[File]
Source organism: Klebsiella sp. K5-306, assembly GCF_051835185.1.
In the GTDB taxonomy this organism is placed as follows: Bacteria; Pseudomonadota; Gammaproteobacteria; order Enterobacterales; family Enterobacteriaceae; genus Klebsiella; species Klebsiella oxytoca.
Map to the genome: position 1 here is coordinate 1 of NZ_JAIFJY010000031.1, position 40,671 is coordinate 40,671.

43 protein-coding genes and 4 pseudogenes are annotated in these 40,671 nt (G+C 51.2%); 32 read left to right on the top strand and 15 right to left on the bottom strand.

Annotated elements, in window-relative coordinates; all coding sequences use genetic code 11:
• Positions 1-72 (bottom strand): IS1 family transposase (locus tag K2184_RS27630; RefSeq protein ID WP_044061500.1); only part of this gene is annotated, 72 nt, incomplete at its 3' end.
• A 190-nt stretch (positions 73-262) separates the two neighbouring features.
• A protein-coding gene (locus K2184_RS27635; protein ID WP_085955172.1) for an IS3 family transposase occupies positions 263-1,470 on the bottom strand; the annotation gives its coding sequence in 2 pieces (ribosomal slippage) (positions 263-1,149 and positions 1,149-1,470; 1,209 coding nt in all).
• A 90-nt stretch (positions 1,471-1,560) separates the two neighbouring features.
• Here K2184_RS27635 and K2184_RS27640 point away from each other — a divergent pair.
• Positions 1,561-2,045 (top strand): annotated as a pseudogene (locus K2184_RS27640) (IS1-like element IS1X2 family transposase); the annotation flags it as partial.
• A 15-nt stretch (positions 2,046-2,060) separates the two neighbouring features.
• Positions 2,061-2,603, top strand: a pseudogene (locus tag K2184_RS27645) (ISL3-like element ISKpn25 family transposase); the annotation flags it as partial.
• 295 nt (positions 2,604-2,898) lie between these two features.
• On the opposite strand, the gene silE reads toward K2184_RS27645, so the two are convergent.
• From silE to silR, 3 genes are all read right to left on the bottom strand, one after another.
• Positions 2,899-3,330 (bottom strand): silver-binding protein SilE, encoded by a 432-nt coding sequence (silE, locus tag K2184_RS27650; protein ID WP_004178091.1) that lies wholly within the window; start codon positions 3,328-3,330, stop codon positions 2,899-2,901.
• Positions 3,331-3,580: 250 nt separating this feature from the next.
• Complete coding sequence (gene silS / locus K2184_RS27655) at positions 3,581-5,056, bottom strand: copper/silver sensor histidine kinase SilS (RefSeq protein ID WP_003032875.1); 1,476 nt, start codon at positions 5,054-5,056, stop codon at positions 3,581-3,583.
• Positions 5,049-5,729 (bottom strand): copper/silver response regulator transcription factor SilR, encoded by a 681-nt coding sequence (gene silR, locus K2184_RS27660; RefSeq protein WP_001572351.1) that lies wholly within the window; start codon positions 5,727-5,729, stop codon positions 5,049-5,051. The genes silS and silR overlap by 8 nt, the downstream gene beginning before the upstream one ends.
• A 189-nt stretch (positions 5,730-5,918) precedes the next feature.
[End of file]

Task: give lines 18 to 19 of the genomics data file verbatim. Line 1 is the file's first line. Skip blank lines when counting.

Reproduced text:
• Positions 3,331-3,580: 250 nt separating this feature from the next.
• Complete coding sequence (gene silS / locus K2184_RS27655) at positions 3,581-5,056, bottom strand: copper/silver sensor histidine kinase SilS (RefSeq protein ID WP_003032875.1); 1,476 nt, start codon at positions 5,054-5,056, stop codon at positions 3,581-3,583.